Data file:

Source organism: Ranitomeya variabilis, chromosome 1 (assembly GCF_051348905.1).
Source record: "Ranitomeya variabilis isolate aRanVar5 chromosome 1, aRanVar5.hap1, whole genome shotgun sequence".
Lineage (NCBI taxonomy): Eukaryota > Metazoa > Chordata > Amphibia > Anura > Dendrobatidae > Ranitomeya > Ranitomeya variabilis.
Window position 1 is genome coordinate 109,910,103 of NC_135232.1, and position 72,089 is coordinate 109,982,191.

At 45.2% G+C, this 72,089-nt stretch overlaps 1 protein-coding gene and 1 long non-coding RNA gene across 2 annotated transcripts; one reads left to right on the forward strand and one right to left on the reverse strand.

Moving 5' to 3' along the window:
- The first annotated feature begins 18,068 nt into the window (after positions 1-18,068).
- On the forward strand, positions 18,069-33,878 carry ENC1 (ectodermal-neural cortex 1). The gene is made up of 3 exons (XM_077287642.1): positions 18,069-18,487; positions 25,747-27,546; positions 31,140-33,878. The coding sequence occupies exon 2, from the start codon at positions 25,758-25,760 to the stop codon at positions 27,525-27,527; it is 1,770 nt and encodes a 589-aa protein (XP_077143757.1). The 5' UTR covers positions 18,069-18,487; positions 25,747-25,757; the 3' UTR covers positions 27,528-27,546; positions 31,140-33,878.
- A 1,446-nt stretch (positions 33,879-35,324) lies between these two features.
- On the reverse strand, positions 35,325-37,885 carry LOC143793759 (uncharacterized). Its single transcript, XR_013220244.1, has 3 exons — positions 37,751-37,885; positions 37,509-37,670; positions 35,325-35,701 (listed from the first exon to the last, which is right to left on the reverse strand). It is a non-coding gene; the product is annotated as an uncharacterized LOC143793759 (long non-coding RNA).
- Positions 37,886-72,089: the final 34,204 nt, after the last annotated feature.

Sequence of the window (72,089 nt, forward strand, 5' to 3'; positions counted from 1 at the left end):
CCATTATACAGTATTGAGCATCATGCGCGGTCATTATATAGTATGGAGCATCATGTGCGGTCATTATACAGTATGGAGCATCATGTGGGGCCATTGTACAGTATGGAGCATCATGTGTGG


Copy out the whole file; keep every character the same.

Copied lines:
Source organism: Ranitomeya variabilis, chromosome 1 (assembly GCF_051348905.1).
Source record: "Ranitomeya variabilis isolate aRanVar5 chromosome 1, aRanVar5.hap1, whole genome shotgun sequence".
Lineage (NCBI taxonomy): Eukaryota > Metazoa > Chordata > Amphibia > Anura > Dendrobatidae > Ranitomeya > Ranitomeya variabilis.
Window position 1 is genome coordinate 109,910,103 of NC_135232.1, and position 72,089 is coordinate 109,982,191.

At 45.2% G+C, this 72,089-nt stretch overlaps 1 protein-coding gene and 1 long non-coding RNA gene across 2 annotated transcripts; one reads left to right on the forward strand and one right to left on the reverse strand.

Moving 5' to 3' along the window:
- The first annotated feature begins 18,068 nt into the window (after positions 1-18,068).
- On the forward strand, positions 18,069-33,878 carry ENC1 (ectodermal-neural cortex 1). The gene is made up of 3 exons (XM_077287642.1): positions 18,069-18,487; positions 25,747-27,546; positions 31,140-33,878. The coding sequence occupies exon 2, from the start codon at positions 25,758-25,760 to the stop codon at positions 27,525-27,527; it is 1,770 nt and encodes a 589-aa protein (XP_077143757.1). The 5' UTR covers positions 18,069-18,487; positions 25,747-25,757; the 3' UTR covers positions 27,528-27,546; positions 31,140-33,878.
- A 1,446-nt stretch (positions 33,879-35,324) lies between these two features.
- On the reverse strand, positions 35,325-37,885 carry LOC143793759 (uncharacterized). Its single transcript, XR_013220244.1, has 3 exons — positions 37,751-37,885; positions 37,509-37,670; positions 35,325-35,701 (listed from the first exon to the last, which is right to left on the reverse strand). It is a non-coding gene; the product is annotated as an uncharacterized LOC143793759 (long non-coding RNA).
- Positions 37,886-72,089: the final 34,204 nt, after the last annotated feature.

Sequence of the window (72,089 nt, forward strand, 5' to 3'; positions counted from 1 at the left end):
CCATTATACAGTATTGAGCATCATGCGCGGTCATTATATAGTATGGAGCATCATGTGCGGTCATTATACAGTATGGAGCATCATGTGGGGCCATTGTACAGTATGGAGCATCATGTGTGG